The plump, healthy babies on the tins beam out the message that this
must make their babies plump and healthy, too.


wen be mm* "** *

the clinics' health education work which advocates breast-

Promotion reinforces fears already planted in the minds of

Yemeni mothers. Women, Muslim women in particular, are
very vulnerable to feelings of inadequacy in a male-dominated
society. A breast-feeding survey of 200 mothers in a small
Yemeni town found that, although almost all the women said
breast milk was better than powdered milk, many were bottle-
feeding from the day of delivery. The reason they gave was that
their milk was not good enough. This notion was apparently
widespread and "reinforced by other women, by some health
professionals, and, of course, through the advertising efforts
of the milk companies".'8 But studies in a range of different
countries have found that only a very small percentage of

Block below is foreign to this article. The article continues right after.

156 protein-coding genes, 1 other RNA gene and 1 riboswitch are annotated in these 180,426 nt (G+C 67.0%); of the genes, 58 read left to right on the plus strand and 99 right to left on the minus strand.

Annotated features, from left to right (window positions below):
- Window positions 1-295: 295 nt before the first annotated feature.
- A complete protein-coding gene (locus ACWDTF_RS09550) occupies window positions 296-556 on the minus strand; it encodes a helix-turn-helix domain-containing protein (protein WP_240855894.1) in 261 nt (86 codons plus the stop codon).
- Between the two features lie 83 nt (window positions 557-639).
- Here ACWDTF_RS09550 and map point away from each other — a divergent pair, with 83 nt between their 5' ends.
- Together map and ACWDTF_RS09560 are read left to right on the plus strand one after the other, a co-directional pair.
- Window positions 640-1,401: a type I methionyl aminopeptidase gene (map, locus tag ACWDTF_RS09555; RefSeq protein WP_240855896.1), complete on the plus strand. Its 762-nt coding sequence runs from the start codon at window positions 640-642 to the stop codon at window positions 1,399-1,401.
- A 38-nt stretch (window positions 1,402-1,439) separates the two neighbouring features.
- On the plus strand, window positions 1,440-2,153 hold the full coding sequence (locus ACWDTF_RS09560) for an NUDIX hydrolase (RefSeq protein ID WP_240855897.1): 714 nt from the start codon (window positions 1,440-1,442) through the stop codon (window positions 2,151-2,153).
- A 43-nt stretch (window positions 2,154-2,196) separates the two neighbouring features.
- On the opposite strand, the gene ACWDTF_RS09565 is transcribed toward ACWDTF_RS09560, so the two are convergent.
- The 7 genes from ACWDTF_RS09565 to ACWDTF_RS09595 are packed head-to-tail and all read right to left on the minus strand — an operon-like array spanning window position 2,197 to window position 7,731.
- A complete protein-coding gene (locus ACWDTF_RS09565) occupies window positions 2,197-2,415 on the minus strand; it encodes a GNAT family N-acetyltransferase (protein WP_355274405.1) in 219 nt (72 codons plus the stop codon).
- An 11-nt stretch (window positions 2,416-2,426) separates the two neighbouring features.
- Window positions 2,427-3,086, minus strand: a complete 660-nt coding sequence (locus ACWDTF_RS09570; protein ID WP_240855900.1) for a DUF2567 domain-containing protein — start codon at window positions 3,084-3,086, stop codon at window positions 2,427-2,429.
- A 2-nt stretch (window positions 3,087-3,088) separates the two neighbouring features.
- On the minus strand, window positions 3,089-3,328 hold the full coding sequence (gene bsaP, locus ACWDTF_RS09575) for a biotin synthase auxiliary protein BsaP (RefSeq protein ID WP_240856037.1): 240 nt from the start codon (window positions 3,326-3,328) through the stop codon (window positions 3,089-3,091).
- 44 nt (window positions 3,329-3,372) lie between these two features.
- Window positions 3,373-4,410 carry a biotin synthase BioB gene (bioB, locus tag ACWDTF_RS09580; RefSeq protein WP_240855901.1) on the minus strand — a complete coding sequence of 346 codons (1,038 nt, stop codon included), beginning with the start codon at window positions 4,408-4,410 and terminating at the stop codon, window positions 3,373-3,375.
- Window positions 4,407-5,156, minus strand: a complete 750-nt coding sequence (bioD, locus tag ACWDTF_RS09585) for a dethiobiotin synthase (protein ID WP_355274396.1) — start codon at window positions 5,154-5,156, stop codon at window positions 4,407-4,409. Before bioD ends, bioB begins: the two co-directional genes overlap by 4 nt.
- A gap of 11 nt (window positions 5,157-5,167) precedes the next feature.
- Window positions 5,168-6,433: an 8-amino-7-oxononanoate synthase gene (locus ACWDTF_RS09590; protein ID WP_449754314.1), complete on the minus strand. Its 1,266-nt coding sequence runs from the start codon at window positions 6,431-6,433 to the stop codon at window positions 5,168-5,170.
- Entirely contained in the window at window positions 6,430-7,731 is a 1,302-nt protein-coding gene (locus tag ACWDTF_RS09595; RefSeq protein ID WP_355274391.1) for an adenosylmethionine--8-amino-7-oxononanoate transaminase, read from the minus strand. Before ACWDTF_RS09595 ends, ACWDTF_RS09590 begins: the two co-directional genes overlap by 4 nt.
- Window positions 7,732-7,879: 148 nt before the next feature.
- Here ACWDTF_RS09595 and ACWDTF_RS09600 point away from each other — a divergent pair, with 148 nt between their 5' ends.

women sfre unable to breast-feed generally less than 5%.

There are other cultural factors behind the shift to bottle-

feeding. Breast-feeding is considered harmful to the baby once
the mother is pregnant with the next child. This superstition
persists, despite the Koran telling women to breast-feed for
two years. Many Yemenis also believe that a breast-feeding
mother can pass on harmful characteristics to her baby; so
mothers should not breast-feed when they are angry or ill.
Babies are not breast-fed straight after birth because the
colostrum is considered bad milk. This means that they miss
some of the vital immunities transferred in this first milk.
Bottle-feeding is also attractive to women reluctant to take
their babies out of the house for fear of the 'evil eye' and, of
course, to Yemeni women with a heavy workload out in the

The Manufacturers
On the Yemeni market there are now as many as 20 different
brands of infant formula, 30 brands of full cream milk powder
and 10 brands of evaporated milk.19 All get used for infant